Electricity is not generated with saliva. You can browse to find out how much FG spent on electricity generation plants. The FG has abandoned public universities to crumble, ABU can't pay the electricity bill, and everyone including the successful people that ABU has produced are pretending that all is well with the university. So, who will fund ABU to generate its own electricity or help the university to invest in off-grid for students and their training?

But on a serious note. Looking at the current funding model of the public universities, whose responsibility is it to pay the electricity bill for the public university since students ain't charge for it? The bills kept increasing due to the periodic increase in electricity tariff. Unfortunately, there is no corresponding increase in the yearly overhead fund to fund it. It is obvious that the yearly overhead fund from FG cannot pay the electricity bills. My thinking is that such bills should be sent to the Ministry of Education to settle pending when the burden will be transferred to the students.

It is an embarrassment to the North and what ABU stands for that the academic calendar is interrupted over the university's inability to pay its electricity bill that provision was not made for by the FG in their budget. There is accumulated electricity bill debt of about a billion naira to pay and there is a bill to pay from now till the end of the academic session that the university cannot afford. The critical stakeholders of the university need to come together to save the university from this embarrassment.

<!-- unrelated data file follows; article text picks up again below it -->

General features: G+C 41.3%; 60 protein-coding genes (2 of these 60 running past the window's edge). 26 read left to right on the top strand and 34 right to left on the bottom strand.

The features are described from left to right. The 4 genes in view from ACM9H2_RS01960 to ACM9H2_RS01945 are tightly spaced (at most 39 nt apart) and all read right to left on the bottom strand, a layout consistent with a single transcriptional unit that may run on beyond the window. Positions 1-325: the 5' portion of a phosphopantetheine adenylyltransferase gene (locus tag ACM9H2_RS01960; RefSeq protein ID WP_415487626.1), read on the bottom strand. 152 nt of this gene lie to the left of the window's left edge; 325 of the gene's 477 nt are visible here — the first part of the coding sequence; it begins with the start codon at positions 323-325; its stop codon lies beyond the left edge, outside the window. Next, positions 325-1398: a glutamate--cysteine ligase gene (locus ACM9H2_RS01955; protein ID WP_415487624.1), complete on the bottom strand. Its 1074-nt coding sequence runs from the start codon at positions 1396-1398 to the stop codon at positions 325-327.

Supposing the university received the intervention it is seeking and the accumulated bills get settled, how do we pay the university bills beyond the current academic year since FG has refused to take responsibility for the bills of the university? ASUU has been on the battlefield with FG on the proper funding of public universities. A section of the public celebrated the treatment meted on these intellectuals over the fight for the public university system and the attempt to criminalize their actions. There are two major sources of funding of the universities: the owner (FG) and the beneficiaries (students). If FG deliberately refused to fund them, the students will have to do it. I guess it is time for the public to taste the bitter pills of the supposed defeat of ASUU.

You will agree with me that the overhead of universities like ABU is way beyond 150 million naira per annum. My guess is that the parents will have to get prepared as the burden of the electricity bill and other bills will likely be transferred to the students so that our universities can move well without any interruption due to stuff like electricity bills. The estimated electricity bill for a year should be divided across the number of students in the university and included in the student's registration fees. 

Somebody must pay the bills if FG won't and that person is you that have got a child in the university.


Prof. Abdelghaffar Amoka Abdelmalik

Copyright © Amoka, 08/06/2023